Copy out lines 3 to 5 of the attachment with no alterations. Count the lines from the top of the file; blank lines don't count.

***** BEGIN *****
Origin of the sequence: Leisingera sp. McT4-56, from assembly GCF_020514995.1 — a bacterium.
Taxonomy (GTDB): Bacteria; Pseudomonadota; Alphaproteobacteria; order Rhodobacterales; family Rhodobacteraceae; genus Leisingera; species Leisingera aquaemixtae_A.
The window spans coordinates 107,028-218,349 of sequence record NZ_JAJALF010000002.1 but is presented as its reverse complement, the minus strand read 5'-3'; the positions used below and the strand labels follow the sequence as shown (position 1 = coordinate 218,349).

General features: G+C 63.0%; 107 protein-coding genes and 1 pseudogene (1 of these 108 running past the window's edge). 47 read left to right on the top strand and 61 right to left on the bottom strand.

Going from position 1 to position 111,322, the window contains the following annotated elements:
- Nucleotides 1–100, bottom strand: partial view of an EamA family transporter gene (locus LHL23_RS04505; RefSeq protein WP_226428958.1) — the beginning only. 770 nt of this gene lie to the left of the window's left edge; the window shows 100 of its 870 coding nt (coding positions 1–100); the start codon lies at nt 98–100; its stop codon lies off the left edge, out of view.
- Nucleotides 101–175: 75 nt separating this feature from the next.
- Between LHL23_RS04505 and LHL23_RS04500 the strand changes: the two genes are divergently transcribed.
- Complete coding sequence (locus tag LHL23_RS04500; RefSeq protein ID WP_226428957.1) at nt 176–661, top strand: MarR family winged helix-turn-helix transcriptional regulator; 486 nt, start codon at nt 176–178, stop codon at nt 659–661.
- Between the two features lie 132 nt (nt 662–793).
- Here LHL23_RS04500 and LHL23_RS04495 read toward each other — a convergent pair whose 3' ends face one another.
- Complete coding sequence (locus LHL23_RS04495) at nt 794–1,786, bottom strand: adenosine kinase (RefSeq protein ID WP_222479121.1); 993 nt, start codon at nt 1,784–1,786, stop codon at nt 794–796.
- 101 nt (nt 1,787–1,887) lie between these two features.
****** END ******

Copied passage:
The window spans coordinates 107,028-218,349 of sequence record NZ_JAJALF010000002.1 but is presented as its reverse complement, the minus strand read 5'-3'; the positions used below and the strand labels follow the sequence as shown (position 1 = coordinate 218,349).

General features: G+C 63.0%; 107 protein-coding genes and 1 pseudogene (1 of these 108 running past the window's edge). 47 read left to right on the top strand and 61 right to left on the bottom strand.

Going from position 1 to position 111,322, the window contains the following annotated elements: